Yes, what I noticed this year is that I really love plantain and banana trees. I keep going back to still life. I have also noticed that my images are really ordinary. At times I think people might find them a bit boring, just because they seem simple, but in delving deeper into my work, I have been seeing that these all are quite sentimental and emotional scenes. At first, I considered maybe stepping away from that approach, but at this point in my practice, I think it’s interesting—it’s a different way of looking, a different way of experiencing a place, and also something that people don’t expect. Those are precisely the things that I feel are important to keep in mind while processing these emotional, nostalgic, and kind of melancholic images. I want to look at space in different ways, and form a unique narrative by bringing together elements that you wouldn’t necessarily imagine as cohesive.
Your practice seems to be very much an itinerant one, with you traversing various parts of the African continent and the globe, but retaining a stronghold in Nairobi—a dynamic reflected in the subject matter of your various photographic series. How do you respond to the specific realities across these different geographies, yet retain a strong creative voice?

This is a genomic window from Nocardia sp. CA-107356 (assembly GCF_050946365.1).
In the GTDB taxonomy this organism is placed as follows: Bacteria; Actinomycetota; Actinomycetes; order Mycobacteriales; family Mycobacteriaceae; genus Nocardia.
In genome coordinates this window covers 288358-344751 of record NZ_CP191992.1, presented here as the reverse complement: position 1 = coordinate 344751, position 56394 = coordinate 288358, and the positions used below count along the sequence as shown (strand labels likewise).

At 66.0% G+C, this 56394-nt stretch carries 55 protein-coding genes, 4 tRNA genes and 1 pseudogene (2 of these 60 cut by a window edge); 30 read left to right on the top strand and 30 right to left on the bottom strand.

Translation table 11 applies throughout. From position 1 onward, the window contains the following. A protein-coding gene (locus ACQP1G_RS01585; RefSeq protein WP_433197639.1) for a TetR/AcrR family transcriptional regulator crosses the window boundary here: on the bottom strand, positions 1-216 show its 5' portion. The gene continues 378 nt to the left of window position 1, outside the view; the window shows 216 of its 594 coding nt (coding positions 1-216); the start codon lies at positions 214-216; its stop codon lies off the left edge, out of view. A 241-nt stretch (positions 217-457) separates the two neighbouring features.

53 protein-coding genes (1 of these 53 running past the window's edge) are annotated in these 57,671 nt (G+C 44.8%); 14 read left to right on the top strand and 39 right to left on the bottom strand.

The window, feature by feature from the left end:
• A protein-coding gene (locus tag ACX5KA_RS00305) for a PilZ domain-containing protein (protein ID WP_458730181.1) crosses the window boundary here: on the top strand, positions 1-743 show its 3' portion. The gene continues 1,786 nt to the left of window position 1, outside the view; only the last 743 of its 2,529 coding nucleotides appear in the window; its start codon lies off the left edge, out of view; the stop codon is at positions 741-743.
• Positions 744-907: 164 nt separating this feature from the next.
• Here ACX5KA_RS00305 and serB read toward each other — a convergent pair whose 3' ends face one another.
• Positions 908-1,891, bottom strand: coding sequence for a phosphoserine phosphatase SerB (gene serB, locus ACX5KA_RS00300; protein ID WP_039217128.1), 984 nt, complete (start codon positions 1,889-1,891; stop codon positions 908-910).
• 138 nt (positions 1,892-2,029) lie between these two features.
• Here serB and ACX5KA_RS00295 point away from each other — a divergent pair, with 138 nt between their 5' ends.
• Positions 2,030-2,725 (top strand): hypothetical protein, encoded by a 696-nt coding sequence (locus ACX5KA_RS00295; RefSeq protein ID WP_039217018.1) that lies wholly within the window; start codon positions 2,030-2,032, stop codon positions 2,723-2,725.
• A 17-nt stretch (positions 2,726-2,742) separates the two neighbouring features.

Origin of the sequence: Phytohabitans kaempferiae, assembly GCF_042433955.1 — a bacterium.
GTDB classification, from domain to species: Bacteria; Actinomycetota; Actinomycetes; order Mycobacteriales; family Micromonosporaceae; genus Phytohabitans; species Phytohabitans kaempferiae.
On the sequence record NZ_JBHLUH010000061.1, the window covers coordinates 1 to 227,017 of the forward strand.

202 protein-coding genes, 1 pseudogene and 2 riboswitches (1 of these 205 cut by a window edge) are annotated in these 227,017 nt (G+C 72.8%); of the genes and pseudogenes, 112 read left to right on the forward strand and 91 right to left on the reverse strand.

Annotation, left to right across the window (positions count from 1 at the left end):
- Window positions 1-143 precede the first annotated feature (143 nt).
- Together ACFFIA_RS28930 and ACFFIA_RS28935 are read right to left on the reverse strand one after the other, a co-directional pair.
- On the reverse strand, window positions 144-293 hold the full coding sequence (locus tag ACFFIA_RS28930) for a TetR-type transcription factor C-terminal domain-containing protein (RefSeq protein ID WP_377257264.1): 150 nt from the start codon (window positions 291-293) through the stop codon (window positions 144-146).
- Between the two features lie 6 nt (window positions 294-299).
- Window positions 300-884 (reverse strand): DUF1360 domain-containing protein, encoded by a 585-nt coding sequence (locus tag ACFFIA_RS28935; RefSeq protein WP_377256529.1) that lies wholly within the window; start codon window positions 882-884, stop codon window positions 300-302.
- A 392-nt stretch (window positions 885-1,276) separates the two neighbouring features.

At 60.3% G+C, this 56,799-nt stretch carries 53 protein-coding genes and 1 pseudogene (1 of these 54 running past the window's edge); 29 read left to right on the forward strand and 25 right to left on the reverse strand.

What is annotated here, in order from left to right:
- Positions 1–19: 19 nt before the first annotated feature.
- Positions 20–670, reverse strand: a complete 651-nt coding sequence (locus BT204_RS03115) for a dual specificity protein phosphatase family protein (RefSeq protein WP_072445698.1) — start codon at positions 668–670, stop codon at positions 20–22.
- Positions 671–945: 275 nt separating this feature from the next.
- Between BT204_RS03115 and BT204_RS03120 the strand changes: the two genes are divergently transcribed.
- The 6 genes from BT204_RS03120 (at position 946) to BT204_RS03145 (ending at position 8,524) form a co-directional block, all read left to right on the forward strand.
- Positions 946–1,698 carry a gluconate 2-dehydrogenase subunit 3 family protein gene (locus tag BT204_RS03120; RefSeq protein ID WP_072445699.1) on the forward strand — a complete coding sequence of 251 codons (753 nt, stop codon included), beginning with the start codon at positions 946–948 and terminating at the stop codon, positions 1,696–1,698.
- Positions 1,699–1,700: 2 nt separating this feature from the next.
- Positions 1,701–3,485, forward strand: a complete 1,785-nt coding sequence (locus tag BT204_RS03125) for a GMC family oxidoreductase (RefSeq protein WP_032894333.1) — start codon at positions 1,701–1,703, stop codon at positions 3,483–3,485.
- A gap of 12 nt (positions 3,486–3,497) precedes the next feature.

I’ve noticed that for me, the process depends on how open I am—if I get to a place with a particular purpose in mind, then I already feel like there’s a limit, as that is the only thing I’m looking at. What has helped me greatly is to go to a place and completely immerse myself in it—just, notice it. I love that moment when you’re in a new place and everything is completely unfamiliar and you don’t know how to make sense of it. Then a couple weeks later, you start to have your own pattern, or recognition that “oh, okay this is this place.” So I think discovery is only possible as much as you open yourself up. I also find it helpful to keep in mind that the thread that connects all of these places is me, my presence there. Rather than trying to make sense of the images in a very specific way, I am making work around my experience being in this place—however long or short that is.